All it takes is one tiny moment to push you into a whirlwind of thoughts, one leading to another; for your brain to start exploding in awe of the grand scheme of things at play.
My playlist was on shuffle and the song ‘Bakhuda Tumhi Ho’ from the movie Kismat Konnection started playing. I was listening to the song after a long time. Caught unaware of its existence on my phone, I was transported back to school days.
Suddenly, I was 14 and it was 2:30 pm. I ring the doorbell to my house, run up the stairs, quickly clean up and change into my home clothes from my sweaty school uniform in the heat of July. I make myself comfortable on the bed with a glass of orange-flavoured Glucon D. Without further ado, I turn on the TV and the DVD player and immerse myself in the Kismat Konnection world for the fourth consecutive time, not minding the karela served for lunch because my teenage self has Shahid Kapoor to swoon over.
Stepping out of this trance, I pondered over my obsession with hoarding objects (from tickets to museums, travel memorabilia to anchoring scripts from college) that started a couple of years ago in an attempt to give tangibility to the important moments of my life; the ones I do not wish to forget even 40-50 years from today.
The mulling made me realise how touching something isn’t the only way to be swept into moments of the past and how every other sensory language can be a carrier in equal parts. It is the unforeseeable waves that hit you and drown you in memories buried so deep in your subconscious, their thriving existence unbeknownst even to you.
This poetic thought gave birth to questions that engulfed me in fear. What if I somehow end up losing the objects I value so much? Will their loss haunt me and the memories attached to them?
While I tried to maneuver through my emotional overdrive, my brain pushed forward a hazy picture of 11-year-old me, hugging a perfectly ironed sky-coloured t-shirt with a green fish printed on it and a pair of shorts with forest leaves printed on them. There I was, on the verge of tears, pleading with my mother to not give away the worlds most comfortable and my most overworn favourite pieces of clothing. My revolt failed and it felt like I would never find unparalleled comfort in clothes ever again. But, to my surprise, I moved on and made other clothes my prized possessions.
I finally had some clarity. We might treasure certain things so dearly that the mere idea of losing them can leave us on edge. However, there is a high chance the mind is unnecessarily hyping them for a moment of solace. The trivialness unmasks itself only post the loss. It is more or less like listening to a song obsessively on repeat so much so that the 50th time it plays, not only does it lose its charm furthermore, one ends up skipping it every time it plays for the next few years.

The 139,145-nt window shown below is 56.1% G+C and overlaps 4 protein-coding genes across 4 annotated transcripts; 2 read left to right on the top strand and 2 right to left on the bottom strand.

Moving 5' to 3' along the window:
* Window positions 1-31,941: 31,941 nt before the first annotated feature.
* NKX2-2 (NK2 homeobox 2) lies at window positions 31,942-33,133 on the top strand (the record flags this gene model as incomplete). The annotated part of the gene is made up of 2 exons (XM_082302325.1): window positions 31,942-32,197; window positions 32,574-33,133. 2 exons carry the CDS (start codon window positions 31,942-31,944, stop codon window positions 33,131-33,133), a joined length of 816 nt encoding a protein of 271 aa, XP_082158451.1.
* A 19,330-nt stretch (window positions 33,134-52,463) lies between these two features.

At this point, my anxiety was taking over my being, rolling its eyes at me, its voice growing louder by the second, asking if I had ever mourned the loss of an object. I didn’t have to search for an answer, all I had to do was close my eyes to be transported to that fateful moment, a Sunday night during the winter of 2020 and so I did.
I enter my room to find pieces of ceramic scattered on the floor, my father is saying something but I can’t quite hear him, everything feels suffocating. I feel my body bend down, my mind elsewhere while my fingers pick up the pieces and try joining them as if solving a puzzle just before breaking into an ugly cry. My ceramic bell, the one shaped like a house, painted in red and green, the one my dad bought for me from Italy is officially broken. The more this reality sinks in, the harder I cry. What’s confusing is that even though for years it sat on my table, I never truly cared for it, so why now?
As I opened my eyes, working my way back to the present, cursing anxiety dear for the unrequested sadness; I couldn’t help but try and look for all the possible reasons I cared for this bell then and, continue to do so today. I realised that my feelings were akin to one’s relationship with heritage sights in their city. They exist, they are occasional picnic spots but come something like a Central Vista Project, and the turmoil rises inside of you.
My brain then decided that the only plausible reasoning that’d make total sense would be that loss does make one appreciate and value things more ardently than they normally would. Just how finding this song, after having forgotten it for years, is making me appreciate it more than I ever did before.
At this moment, AP Dhillon’s voice jolted me out of my cycle of thoughts. The song had ended without me listening to a word of it. So, I replayed it, singing along word for word this time and swooning over Shahid Kapoor all over again.
Muskaan Grover looks at life with a Bollywood-colored lens. She lives life with the philosophy of growing a little each day. The reader in her runs a ‘bookstagram’ @groverwantsthemoon